U.S. Senate Race: Who Can Save Hawaii’s Middle Class?

U.S. Sen. Brian Schatz and U.S. Rep. Colleen Hanabusa discuss how to make life more affordable in one of the most expensive places in the country. Solutions are elusive, they say, but job creation, energy efficiencies and food production top the list.

·By Nick Grube

U.S. Rep. Colleen Hanabusa has a utopian vision for Hawaii in which residents can earn more money, cut ties with the local electric utility and eat locally grown Manoa lettuce fertilized by tilapia farms in their backyards.

It’s part of the congresswoman’s belief that the most isolated state in the country can create high-paying jobs as well as be more economical for working class families so long as self-sufficiency and sustainability reign.

But when asked how life in the Aloha State can become more affordable for those in the middle class, Hanabusa shrugs.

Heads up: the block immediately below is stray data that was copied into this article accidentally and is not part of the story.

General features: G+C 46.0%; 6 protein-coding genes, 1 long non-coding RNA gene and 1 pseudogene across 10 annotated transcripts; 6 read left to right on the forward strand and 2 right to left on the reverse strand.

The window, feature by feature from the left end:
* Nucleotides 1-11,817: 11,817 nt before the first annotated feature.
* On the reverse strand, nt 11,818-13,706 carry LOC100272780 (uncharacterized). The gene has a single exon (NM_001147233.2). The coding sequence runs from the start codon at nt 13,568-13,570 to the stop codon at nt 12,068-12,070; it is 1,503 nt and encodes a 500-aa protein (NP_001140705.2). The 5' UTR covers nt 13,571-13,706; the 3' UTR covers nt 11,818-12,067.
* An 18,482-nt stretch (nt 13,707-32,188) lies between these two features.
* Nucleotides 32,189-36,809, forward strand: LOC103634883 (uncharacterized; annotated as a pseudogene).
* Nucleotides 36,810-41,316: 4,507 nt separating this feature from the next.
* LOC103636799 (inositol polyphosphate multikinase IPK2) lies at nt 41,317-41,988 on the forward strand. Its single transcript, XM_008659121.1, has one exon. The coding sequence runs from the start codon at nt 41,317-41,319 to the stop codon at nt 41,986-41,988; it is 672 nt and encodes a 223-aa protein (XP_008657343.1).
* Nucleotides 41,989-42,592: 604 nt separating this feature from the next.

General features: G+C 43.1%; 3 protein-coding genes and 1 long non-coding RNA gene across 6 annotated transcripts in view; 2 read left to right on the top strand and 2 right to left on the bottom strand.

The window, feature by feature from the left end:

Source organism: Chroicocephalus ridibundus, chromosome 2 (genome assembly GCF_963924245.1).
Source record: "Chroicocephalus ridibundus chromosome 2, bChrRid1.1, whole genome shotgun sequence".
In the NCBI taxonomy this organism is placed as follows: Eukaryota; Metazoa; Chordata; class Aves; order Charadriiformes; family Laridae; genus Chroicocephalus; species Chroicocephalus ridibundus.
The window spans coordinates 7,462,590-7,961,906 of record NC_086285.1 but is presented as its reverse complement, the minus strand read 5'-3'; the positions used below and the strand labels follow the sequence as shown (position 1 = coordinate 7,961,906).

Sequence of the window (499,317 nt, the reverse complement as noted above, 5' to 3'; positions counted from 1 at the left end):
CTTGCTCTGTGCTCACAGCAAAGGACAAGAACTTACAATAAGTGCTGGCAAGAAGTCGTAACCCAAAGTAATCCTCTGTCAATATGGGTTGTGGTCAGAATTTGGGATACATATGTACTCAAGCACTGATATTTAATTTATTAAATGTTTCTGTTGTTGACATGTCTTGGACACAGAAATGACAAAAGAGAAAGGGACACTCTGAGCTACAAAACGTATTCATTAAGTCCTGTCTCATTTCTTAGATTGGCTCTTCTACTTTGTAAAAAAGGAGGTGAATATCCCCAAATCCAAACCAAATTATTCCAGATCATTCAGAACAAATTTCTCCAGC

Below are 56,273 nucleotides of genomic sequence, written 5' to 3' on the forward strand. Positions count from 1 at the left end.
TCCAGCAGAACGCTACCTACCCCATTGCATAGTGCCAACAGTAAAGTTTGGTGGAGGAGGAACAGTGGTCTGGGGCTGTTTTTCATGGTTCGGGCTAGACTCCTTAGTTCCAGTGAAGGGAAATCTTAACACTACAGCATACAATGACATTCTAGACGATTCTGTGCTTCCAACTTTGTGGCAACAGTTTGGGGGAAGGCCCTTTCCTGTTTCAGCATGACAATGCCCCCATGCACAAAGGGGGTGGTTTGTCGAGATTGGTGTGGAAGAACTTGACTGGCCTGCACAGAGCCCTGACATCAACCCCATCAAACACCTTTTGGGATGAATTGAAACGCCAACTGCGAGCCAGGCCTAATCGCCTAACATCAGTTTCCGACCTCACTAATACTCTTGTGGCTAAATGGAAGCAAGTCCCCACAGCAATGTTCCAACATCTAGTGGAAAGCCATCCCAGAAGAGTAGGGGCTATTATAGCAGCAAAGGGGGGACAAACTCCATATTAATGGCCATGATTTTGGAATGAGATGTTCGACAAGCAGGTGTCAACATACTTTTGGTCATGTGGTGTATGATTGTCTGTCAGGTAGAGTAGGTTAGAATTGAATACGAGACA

“You know, if I could tell you that I would be president of the United States,” Hanabusa said. “It’s not a simple answer.”

People waiting for a bus in downtown Honolulu.

PF Bentley/Civil Beat

Sticking up for working families has been a major talking point in the Democratic primary race between Hanabusa and U.S. Sen. Brian Schatz.

Both candidates have said repeatedly they intend to make conditions more livable in a state where the cost of living can be exponentially higher than other parts of the country.

Hanabusa likes to remind people of her upbringing on the Leeward Coast, where she lived behind her parents’ gas station and learned about local values.

Schatz, on the other hand, has pushed legislation to help make college more affordable, and often points to clean energy as a way to lower electric bills on the islands.

But in a state where the largest city’s median home price is $700,000 and the only way to keep all

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Nick Grube

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